Images in the “Junior Flower Show” series date from 1981 to 1995, however, there are no images from 1986. These folders, arranged chronologically, document the Junior Flower Show generally, and focus on individual displays, activities, set-up, and people involved in the show.
The “Philadelphia Flower Show” is the most heavily documented series in this collection. Images date from 1958 to 2004, with slides of historical images, the originals of which date from 1867. While the vast majority of this series is slides, there are also contact sheets, negatives and prints. The series beautifully documents the Flower Show generally, and in some years, the photographs focus also on awards; arrangement, artistic and competitive classes; and additional events related to the Flower Show such as preview dinners and summer parties. A particularly interesting folder in this series includes the slides shot during the set-up of the 1998 Flower Show. This series is arranged in chronological order.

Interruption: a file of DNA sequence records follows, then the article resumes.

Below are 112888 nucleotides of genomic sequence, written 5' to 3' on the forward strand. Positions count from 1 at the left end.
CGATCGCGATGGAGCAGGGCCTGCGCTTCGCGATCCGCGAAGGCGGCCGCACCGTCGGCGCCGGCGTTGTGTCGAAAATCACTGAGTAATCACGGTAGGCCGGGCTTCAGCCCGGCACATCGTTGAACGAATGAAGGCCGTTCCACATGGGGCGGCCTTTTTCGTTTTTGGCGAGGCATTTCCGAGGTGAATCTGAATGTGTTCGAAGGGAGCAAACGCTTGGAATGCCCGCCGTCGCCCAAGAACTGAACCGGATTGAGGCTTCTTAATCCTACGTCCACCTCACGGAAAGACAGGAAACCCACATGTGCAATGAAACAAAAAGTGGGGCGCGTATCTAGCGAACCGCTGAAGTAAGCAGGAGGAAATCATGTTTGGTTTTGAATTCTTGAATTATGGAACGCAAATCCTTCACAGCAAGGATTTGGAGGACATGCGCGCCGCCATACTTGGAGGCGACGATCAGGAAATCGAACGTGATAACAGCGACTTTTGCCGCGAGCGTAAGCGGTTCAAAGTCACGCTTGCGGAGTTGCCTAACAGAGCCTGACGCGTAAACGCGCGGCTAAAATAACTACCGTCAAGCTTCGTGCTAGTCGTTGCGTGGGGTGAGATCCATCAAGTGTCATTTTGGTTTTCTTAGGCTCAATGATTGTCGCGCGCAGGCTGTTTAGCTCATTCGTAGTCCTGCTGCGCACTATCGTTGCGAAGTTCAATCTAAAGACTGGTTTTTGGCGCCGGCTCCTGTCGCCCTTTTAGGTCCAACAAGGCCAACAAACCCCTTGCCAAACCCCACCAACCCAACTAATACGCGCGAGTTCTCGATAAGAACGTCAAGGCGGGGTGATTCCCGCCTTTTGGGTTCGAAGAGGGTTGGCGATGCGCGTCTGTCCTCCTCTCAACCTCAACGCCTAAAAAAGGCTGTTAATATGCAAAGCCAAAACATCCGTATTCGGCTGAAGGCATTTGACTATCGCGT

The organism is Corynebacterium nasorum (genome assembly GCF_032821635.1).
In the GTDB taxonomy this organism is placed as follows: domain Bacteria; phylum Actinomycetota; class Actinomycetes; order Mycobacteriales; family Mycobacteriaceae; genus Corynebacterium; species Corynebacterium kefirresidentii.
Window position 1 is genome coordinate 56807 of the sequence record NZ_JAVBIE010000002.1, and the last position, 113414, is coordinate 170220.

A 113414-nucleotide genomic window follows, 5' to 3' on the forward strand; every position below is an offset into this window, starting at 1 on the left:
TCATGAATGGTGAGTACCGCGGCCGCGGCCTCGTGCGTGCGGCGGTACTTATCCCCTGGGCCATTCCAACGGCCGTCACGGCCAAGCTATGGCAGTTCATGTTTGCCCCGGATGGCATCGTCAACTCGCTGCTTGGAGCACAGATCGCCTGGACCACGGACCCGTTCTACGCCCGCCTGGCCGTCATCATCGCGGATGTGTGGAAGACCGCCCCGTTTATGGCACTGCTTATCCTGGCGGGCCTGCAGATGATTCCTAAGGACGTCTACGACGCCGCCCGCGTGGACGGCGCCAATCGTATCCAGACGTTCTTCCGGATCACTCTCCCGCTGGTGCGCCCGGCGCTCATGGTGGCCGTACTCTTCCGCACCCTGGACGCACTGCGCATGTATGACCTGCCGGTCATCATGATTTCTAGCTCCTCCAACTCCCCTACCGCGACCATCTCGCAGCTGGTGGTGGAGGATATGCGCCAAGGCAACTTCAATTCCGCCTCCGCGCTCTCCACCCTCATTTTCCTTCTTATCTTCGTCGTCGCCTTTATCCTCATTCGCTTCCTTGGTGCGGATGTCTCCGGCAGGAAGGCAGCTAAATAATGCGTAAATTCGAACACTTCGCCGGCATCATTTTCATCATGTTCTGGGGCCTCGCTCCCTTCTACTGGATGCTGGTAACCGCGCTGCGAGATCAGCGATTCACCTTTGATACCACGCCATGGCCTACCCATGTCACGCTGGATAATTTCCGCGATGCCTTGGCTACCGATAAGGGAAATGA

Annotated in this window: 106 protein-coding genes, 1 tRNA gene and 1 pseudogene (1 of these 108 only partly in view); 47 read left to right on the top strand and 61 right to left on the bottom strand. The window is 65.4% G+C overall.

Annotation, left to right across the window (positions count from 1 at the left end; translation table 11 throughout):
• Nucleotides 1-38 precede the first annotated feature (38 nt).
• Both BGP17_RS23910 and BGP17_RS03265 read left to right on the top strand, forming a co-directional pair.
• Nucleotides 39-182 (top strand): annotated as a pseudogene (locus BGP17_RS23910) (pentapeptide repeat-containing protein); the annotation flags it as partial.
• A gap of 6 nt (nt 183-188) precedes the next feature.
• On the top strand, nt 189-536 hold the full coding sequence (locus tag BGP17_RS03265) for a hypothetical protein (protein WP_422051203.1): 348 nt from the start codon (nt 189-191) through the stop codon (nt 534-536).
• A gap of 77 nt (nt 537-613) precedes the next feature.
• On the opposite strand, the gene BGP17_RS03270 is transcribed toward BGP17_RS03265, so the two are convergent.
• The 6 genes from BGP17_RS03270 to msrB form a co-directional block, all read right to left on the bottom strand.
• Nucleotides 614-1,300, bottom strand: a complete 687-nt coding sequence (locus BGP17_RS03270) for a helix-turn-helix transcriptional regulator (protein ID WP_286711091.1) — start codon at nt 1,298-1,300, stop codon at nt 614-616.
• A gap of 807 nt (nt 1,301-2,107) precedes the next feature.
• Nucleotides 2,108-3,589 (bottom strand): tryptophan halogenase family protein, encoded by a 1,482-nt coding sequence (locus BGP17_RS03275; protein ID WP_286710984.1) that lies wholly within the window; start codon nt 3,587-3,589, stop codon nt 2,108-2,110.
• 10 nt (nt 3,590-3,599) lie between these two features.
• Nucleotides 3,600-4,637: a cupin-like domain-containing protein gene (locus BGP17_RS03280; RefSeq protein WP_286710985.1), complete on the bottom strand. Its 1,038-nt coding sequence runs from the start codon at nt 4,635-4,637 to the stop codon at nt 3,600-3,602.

“Philadelphia Green” images document the numerous programs which are run by Philadelphia Green. Included are the City Gardens Contest, the City Hall Planting, community gardens, and vacant lands, as well as singular events which took place at Eastern State Penitentiary, Francisville, Strawberry Mansion, and Norris Square, to name only a few. These images date from 1979 to 2005 and are arranged in alphabetical order.
The last series in this collection includes “Miscellaneous images.” In most cases, these images are unidentified and/or have incomplete information regarding their origin. However, researchers should be aware that these images could probably be identified via cross-checking other collections at the Pennsylvania Horticultural Society. Whenever possible, dates of images are recorded. The series is arranged alphabetically.
This collection will be of great value to researchers interested in the Pennsylvania Horticultural Society, the Harvest Show, the Junior Flower Show, the Philadelphia Flower Show and Philadelphia Green. In addition, researchers interested in the administrative workings of a horticultural organization, as well as the efforts made to raise awareness of an organization will find this collection to be very useful.
The processing of this collection was made possible through generous funding from The Andrew W. Mellon Foundation, administered through the Council on Library and Information Resources’ “Cataloging Hidden Special Collections and Archives” Project.